Just Because You're Column: Paranoid, Don't Mean They're Not After You

Jason Pitzl-Waters —  August 23, 2011 — 311 Comments

Forgive the nod to Nirvana, whose “Nevermind” is celebrating its 20th anniversary this year, but I’ve been reading an awful lot lately about accusations of paranoia regarding coverage of the Christian religious phenomenon known as Dominionism. For some reason Kurt Cobain sneering “just because you’re paranoid, don’t mean they’re not after you” kept entering my mind. Maybe it’s a generational thing.

In any case, ever since the presidential candidacies of Rep. Michele Bachmann and Texas governor Rick Perry started making news, their connections to conservative Christian groups who espouse some form of Dominionism, a religio-political movement that seeks “influence or control over secular civil government through political action,” has been getting increased attention in the mainstream media. The three most prominent examples come from Forrest Wilder’s piece on Rick Perry in the Texas Observer, Ryan Lizza’s piece on Michele Bachmann in The New Yorker, and Michelle Goldberg’s piece on both candidates in The Daily Beast. Suddenly, “Dominionism,” a term usually relegated to small watch-dog groups and religious leaders considered to be on the fringes of mainstream society, was everywhere. All this attention seems to have rattled some cages, and a seemingly inevitable backlash against the term is in full flower.

The former spokesperson for famous Christian evangelist Billy Graham, A. Larry Ross, says that Dominionism is a “broad label that few, if any, evangelicals use or with which they identify” (though he also admits to not personally knowing either Bachmann or Perry). A similar line is taken by religion journalist Lisa Miller at the Washington Post, who chides journalists who use the term, and points out, like Ross, that most evangelical Christians don’t want to take over the government. Barry Hankins at the American Spectator also works to acquit evangelicals, while Jonathan Tobin at Commentary says the newest conspiracy theory is Christian “Manchurian Candidates,” and Reason magazine implies that such stories amount to a constitutionally unsound “religious test.” Even the Dominionists aren’t Dominionists anymore! As Right Wing Watch recently documented, influential New Apostolic Reformation figure C. Peter Wagner says his movement doesn’t want theocracy, just Christian influence over every sector of society (a message echoed by another influential NAR figure).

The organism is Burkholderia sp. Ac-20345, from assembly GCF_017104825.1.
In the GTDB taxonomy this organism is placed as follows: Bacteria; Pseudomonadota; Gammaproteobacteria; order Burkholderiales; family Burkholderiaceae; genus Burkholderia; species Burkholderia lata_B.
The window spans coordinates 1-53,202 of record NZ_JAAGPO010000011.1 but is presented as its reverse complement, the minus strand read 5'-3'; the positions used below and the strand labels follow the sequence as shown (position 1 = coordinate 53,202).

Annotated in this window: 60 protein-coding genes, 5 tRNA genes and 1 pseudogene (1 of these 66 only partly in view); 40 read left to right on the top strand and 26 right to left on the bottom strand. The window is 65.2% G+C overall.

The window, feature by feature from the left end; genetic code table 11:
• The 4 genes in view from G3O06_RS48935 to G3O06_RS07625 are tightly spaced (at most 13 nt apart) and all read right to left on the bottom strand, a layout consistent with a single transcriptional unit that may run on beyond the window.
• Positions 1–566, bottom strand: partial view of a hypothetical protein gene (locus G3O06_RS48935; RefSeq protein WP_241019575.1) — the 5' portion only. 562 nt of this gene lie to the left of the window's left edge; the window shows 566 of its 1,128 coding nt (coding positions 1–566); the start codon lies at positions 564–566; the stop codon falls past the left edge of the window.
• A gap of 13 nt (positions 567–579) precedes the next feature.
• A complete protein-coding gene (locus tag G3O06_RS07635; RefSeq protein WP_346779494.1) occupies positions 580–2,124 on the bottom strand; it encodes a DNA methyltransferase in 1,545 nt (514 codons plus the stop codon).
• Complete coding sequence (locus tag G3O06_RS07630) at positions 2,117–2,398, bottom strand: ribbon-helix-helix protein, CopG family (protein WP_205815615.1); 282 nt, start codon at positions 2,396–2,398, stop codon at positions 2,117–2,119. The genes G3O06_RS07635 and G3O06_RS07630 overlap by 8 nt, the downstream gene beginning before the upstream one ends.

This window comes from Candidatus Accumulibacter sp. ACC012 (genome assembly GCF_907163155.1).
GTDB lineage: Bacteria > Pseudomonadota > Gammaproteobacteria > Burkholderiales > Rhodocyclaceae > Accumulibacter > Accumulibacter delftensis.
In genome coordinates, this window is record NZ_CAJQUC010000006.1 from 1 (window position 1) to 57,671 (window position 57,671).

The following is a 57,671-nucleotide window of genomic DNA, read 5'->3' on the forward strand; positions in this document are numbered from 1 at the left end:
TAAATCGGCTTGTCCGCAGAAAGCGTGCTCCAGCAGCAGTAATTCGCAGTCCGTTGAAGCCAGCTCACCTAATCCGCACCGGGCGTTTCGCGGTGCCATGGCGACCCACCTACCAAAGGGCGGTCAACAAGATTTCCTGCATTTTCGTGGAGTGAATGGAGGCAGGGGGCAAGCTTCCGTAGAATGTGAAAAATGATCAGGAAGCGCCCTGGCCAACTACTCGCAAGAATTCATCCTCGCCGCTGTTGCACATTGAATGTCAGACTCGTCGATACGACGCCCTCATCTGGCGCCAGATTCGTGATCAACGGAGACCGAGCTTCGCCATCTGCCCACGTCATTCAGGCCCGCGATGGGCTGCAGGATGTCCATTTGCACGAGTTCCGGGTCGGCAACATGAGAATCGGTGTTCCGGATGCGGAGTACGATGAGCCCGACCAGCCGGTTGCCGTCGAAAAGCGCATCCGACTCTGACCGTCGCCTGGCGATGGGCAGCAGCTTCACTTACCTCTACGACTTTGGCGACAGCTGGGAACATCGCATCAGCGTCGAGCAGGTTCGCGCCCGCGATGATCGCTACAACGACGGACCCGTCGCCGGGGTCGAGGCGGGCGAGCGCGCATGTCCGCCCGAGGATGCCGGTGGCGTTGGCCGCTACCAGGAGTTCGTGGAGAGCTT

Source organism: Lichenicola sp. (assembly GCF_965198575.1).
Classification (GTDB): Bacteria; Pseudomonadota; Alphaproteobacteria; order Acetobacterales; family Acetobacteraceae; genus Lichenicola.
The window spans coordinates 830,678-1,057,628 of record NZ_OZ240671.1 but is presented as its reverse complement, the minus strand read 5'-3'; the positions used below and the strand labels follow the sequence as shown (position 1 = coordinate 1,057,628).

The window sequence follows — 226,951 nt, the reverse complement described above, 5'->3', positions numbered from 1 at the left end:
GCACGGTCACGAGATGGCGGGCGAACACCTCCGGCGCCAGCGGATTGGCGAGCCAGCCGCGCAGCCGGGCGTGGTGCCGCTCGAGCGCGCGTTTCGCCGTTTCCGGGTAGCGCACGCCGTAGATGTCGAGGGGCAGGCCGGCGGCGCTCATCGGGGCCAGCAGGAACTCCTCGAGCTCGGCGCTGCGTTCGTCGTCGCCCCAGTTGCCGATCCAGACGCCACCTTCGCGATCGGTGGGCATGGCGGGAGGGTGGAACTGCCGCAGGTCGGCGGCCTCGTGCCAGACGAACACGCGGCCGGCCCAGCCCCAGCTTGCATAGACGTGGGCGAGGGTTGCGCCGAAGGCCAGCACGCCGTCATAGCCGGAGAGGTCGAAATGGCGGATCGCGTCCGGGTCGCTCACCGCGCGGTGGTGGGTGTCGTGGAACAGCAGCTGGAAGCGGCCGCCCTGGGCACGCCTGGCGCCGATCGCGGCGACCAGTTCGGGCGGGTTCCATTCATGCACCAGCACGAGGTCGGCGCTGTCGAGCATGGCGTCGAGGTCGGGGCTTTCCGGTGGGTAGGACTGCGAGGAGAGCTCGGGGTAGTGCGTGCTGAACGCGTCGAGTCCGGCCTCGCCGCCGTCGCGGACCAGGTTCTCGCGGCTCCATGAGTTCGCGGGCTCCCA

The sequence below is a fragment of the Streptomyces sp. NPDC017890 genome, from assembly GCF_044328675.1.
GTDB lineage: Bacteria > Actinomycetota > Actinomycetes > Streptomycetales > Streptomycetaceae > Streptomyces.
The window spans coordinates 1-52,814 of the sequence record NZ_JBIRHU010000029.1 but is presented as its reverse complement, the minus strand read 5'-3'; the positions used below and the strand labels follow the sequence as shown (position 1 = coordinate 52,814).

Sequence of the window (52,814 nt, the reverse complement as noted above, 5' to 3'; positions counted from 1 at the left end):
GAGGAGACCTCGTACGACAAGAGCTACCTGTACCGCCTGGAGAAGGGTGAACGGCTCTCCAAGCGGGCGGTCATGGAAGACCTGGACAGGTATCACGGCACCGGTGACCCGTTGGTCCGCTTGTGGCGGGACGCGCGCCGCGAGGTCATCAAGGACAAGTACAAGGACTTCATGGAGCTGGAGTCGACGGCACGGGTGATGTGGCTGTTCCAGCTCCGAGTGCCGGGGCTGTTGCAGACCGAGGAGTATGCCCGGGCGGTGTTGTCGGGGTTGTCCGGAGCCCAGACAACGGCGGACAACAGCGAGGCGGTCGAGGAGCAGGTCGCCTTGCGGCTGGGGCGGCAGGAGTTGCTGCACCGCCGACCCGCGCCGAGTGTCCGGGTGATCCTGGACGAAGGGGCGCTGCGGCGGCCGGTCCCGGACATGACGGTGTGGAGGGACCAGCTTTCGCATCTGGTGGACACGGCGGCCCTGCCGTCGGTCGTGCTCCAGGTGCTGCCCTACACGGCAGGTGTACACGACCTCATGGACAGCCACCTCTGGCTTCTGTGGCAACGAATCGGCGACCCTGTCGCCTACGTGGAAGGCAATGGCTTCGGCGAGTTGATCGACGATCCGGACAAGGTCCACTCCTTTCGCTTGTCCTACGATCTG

“The usual meaning of theocracy is that a nation is run by authorized representatives of the church or its functional religious equivalent. Everyone I know in NAR would absolutely reject this idea, thinking back to Constantine’s failed experiment or some of the oppressive Islamic governments today. The way to achieve dominion is not to become “America’s Taliban,” but rather to have kingdom-minded people in every one of the Seven Mountains: Religion, Family, Education, Government, Media, Arts & Entertainment, and Business so that they can use their influence to create an environment in which the blessings and prosperity of the Kingdom of God can permeate all areas of society.”

So is this coverage just secular paranoia from the journalistic elite, one that bares a longstanding bias against pious Christians? The smaller media outlets that have been covering these theocratic tendencies among the Christian fringes are now responding, starting with Peter Montgomery, associate editor at Religion Dispatches.